Access control readers - Expert commentary

Smart Offices: How is mobile ID changing the way we access the office?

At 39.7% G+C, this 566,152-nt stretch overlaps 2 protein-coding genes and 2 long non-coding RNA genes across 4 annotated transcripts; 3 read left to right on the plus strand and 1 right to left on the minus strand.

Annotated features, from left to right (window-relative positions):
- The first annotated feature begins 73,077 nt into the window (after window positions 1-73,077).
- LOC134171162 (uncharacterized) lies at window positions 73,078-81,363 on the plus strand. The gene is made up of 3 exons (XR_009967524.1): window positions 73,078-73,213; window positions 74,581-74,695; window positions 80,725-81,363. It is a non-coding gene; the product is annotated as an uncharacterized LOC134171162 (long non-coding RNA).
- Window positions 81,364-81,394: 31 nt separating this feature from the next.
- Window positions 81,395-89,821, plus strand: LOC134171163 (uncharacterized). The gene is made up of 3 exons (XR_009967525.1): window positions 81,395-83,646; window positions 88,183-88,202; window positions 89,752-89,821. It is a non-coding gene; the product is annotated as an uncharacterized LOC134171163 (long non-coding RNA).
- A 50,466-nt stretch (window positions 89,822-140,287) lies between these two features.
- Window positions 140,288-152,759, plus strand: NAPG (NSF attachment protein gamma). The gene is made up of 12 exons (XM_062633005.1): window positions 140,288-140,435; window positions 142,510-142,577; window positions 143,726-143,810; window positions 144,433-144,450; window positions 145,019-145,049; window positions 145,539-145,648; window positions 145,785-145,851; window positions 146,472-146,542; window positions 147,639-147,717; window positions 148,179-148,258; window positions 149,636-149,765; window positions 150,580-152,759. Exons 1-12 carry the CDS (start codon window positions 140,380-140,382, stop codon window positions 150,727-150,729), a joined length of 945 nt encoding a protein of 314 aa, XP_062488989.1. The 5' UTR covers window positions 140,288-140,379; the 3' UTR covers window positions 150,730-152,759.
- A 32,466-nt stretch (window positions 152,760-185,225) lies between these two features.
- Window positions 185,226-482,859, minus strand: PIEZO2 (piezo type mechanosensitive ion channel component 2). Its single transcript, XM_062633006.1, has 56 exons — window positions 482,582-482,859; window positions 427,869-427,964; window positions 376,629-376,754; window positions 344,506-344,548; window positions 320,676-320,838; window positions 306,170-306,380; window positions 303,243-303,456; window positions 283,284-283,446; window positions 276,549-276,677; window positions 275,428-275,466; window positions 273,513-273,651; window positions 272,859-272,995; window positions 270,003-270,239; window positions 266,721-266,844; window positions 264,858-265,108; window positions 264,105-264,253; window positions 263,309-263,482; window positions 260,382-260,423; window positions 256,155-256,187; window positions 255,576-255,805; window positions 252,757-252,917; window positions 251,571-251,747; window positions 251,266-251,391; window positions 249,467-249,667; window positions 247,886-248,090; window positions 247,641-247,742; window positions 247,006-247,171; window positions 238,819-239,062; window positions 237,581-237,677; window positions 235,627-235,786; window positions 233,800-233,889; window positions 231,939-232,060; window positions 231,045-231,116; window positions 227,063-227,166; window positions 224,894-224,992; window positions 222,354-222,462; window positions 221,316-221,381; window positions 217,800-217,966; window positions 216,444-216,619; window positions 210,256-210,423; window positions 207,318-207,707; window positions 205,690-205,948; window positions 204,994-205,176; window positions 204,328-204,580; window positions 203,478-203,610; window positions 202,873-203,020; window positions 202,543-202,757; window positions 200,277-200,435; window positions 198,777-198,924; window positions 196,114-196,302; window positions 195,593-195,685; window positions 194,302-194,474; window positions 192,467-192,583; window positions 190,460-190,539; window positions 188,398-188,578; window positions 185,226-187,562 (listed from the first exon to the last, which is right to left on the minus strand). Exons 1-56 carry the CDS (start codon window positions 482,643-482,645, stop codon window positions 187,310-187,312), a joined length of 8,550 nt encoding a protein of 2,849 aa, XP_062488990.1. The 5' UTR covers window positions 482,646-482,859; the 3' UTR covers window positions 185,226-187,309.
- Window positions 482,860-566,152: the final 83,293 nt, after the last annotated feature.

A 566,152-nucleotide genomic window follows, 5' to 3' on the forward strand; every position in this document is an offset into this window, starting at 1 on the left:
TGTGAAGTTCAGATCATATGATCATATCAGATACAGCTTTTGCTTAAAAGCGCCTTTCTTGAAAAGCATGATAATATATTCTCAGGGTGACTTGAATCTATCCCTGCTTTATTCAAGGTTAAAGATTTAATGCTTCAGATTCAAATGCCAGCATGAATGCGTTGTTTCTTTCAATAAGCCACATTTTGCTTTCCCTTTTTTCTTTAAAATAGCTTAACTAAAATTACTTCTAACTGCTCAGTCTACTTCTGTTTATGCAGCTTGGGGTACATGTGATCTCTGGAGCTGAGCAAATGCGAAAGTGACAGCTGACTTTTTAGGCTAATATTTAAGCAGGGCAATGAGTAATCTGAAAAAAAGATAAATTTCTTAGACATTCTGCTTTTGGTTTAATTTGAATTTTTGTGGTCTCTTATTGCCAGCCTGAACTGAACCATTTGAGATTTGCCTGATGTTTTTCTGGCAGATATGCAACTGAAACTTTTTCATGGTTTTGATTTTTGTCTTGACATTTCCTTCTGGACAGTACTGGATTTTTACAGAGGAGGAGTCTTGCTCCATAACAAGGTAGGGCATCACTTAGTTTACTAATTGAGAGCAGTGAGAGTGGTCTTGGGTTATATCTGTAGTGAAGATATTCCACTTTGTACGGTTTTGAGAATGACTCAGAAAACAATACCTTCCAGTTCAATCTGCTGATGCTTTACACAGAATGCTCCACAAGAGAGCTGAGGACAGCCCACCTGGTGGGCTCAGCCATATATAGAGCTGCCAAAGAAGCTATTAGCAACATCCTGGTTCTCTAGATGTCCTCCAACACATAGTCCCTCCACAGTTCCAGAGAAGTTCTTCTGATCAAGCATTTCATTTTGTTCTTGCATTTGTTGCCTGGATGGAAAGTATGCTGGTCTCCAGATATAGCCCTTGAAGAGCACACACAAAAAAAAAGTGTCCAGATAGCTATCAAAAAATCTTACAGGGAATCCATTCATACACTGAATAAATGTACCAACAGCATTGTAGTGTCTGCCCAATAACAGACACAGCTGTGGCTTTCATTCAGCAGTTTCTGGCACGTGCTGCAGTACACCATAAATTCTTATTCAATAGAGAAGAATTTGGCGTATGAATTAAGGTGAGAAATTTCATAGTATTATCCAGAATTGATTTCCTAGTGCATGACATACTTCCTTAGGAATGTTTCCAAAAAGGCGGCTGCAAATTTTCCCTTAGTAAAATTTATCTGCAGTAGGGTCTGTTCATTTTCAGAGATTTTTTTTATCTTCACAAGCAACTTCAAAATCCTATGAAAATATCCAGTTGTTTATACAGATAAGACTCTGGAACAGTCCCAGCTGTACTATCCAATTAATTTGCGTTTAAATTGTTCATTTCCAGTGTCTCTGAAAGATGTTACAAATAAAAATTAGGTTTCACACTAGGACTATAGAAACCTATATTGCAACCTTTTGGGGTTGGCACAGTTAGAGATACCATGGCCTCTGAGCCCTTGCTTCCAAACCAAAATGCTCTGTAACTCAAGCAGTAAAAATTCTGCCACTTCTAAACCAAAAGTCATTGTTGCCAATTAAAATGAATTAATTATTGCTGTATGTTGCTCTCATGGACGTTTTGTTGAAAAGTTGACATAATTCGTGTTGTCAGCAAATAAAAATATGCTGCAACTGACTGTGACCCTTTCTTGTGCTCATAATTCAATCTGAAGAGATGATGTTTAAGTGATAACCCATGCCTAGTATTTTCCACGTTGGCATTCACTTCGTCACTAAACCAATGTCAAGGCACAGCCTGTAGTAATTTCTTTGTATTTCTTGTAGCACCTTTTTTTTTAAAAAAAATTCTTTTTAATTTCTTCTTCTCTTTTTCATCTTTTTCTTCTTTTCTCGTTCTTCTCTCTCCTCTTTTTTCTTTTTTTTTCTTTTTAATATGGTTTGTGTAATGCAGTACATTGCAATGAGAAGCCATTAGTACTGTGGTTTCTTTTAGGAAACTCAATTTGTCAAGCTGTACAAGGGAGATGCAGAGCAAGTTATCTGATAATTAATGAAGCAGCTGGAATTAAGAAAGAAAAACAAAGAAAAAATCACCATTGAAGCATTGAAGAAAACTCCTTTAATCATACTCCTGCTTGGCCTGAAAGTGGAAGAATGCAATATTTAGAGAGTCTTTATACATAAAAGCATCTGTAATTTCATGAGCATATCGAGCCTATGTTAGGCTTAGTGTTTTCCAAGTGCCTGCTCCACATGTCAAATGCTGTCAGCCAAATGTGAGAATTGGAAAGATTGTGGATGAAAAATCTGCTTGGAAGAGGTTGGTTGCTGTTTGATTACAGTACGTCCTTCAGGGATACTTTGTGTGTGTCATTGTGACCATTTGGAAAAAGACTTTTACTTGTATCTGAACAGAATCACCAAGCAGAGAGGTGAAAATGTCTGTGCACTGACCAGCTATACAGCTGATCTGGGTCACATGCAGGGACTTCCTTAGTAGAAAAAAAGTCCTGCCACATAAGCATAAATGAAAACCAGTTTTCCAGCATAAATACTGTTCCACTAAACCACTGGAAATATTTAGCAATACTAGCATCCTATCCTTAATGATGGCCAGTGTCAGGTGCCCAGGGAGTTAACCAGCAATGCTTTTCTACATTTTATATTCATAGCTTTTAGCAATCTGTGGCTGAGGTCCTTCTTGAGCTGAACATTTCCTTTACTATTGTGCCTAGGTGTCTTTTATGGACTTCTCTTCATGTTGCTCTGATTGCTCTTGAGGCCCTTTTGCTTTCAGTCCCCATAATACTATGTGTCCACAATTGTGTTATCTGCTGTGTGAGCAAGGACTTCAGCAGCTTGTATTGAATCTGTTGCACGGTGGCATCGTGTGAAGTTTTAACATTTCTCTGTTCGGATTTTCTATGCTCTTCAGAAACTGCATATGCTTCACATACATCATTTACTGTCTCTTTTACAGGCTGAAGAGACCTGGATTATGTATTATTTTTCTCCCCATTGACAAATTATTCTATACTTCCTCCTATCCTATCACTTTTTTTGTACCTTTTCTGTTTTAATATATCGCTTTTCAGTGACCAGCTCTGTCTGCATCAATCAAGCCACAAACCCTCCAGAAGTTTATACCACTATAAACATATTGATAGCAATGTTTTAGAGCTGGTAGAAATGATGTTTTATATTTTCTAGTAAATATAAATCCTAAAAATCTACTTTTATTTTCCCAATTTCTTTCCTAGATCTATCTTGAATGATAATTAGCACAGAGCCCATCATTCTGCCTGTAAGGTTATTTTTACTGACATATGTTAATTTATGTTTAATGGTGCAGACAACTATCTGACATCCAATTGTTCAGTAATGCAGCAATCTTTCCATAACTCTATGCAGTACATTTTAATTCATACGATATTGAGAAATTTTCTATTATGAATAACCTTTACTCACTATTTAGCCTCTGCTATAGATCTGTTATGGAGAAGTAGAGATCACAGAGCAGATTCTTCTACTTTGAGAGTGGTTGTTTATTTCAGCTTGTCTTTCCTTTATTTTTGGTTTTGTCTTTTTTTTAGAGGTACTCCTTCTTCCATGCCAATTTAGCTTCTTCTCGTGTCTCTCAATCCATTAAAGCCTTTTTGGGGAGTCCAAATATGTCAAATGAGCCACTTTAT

Smart Offices: How is mobile ID changing the way we access the office?